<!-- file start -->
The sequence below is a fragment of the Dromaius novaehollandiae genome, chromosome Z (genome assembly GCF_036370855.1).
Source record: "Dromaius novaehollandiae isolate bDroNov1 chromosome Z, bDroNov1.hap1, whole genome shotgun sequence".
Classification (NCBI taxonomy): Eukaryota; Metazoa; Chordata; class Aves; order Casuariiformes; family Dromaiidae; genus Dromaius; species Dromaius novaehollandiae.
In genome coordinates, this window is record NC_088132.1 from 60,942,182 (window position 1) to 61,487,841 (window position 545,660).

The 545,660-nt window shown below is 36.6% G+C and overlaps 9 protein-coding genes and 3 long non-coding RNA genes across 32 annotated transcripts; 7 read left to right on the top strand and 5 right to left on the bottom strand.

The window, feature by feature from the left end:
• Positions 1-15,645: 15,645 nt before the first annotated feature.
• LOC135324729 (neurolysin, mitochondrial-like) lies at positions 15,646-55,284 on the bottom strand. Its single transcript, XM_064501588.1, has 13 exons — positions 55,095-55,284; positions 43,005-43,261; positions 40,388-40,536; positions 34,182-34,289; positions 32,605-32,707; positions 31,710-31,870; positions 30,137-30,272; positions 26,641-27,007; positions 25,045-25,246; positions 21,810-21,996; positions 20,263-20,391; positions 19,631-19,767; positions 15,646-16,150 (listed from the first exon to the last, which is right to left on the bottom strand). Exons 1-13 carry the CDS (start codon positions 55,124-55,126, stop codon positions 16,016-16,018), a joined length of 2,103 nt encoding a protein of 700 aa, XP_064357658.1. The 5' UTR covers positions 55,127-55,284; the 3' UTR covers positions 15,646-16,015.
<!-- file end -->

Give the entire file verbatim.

The sequence below is a fragment of the Dromaius novaehollandiae genome, chromosome Z (genome assembly GCF_036370855.1).
Source record: "Dromaius novaehollandiae isolate bDroNov1 chromosome Z, bDroNov1.hap1, whole genome shotgun sequence".
Classification (NCBI taxonomy): Eukaryota; Metazoa; Chordata; class Aves; order Casuariiformes; family Dromaiidae; genus Dromaius; species Dromaius novaehollandiae.
In genome coordinates, this window is record NC_088132.1 from 60,942,182 (window position 1) to 61,487,841 (window position 545,660).

The 545,660-nt window shown below is 36.6% G+C and overlaps 9 protein-coding genes and 3 long non-coding RNA genes across 32 annotated transcripts; 7 read left to right on the top strand and 5 right to left on the bottom strand.

The window, feature by feature from the left end:
• Positions 1-15,645: 15,645 nt before the first annotated feature.
• LOC135324729 (neurolysin, mitochondrial-like) lies at positions 15,646-55,284 on the bottom strand. Its single transcript, XM_064501588.1, has 13 exons — positions 55,095-55,284; positions 43,005-43,261; positions 40,388-40,536; positions 34,182-34,289; positions 32,605-32,707; positions 31,710-31,870; positions 30,137-30,272; positions 26,641-27,007; positions 25,045-25,246; positions 21,810-21,996; positions 20,263-20,391; positions 19,631-19,767; positions 15,646-16,150 (listed from the first exon to the last, which is right to left on the bottom strand). Exons 1-13 carry the CDS (start codon positions 55,124-55,126, stop codon positions 16,016-16,018), a joined length of 2,103 nt encoding a protein of 700 aa, XP_064357658.1. The 5' UTR covers positions 55,127-55,284; the 3' UTR covers positions 15,646-16,015.